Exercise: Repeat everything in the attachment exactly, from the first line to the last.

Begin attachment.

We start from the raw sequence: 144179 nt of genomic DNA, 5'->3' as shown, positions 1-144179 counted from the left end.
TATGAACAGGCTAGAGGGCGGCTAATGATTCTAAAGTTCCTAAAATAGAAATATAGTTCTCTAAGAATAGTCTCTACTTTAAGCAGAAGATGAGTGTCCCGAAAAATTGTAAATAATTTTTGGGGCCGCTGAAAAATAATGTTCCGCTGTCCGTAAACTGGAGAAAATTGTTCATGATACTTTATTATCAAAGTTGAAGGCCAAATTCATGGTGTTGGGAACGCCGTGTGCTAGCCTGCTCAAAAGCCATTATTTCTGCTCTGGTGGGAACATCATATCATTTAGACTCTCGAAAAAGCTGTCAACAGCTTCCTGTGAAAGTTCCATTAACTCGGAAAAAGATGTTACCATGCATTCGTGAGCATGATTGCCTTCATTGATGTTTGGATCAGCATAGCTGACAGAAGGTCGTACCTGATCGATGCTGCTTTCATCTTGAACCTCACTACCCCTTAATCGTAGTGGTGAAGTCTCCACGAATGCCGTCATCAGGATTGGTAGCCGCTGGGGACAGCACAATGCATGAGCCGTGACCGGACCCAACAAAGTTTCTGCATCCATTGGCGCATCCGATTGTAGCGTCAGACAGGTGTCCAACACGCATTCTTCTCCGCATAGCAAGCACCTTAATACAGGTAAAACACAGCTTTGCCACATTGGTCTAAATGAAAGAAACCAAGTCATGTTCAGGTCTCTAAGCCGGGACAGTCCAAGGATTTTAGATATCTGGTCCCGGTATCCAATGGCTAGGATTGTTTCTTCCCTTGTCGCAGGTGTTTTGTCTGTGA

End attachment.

We start from the raw sequence: 144179 nt of genomic DNA, 5'->3' as shown, positions 1-144179 counted from the left end.
TATGAACAGGCTAGAGGGCGGCTAATGATTCTAAAGTTCCTAAAATAGAAATATAGTTCTCTAAGAATAGTCTCTACTTTAAGCAGAAGATGAGTGTCCCGAAAAATTGTAAATAATTTTTGGGGCCGCTGAAAAATAATGTTCCGCTGTCCGTAAACTGGAGAAAATTGTTCATGATACTTTATTATCAAAGTTGAAGGCCAAATTCATGGTGTTGGGAACGCCGTGTGCTAGCCTGCTCAAAAGCCATTATTTCTGCTCTGGTGGGAACATCATATCATTTAGACTCTCGAAAAAGCTGTCAACAGCTTCCTGTGAAAGTTCCATTAACTCGGAAAAAGATGTTACCATGCATTCGTGAGCATGATTGCCTTCATTGATGTTTGGATCAGCATAGCTGACAGAAGGTCGTACCTGATCGATGCTGCTTTCATCTTGAACCTCACTACCCCTTAATCGTAGTGGTGAAGTCTCCACGAATGCCGTCATCAGGATTGGTAGCCGCTGGGGACAGCACAATGCATGAGCCGTGACCGGACCCAACAAAGTTTCTGCATCCATTGGCGCATCCGATTGTAGCGTCAGACAGGTGTCCAACACGCATTCTTCTCCGCATAGCAAGCACCTTAATACAGGTAAAACACAGCTTTGCCACATTGGTCTAAATGAAAGAAACCAAGTCATGTTCAGGTCTCTAAGCCGGGACAGTCCAAGGATTTTAGATATCTGGTCCCGGTATCCAATGGCTAGGATTGTTTCTTCCCTTGTCGCAGGTGTTTTGTCTGTGA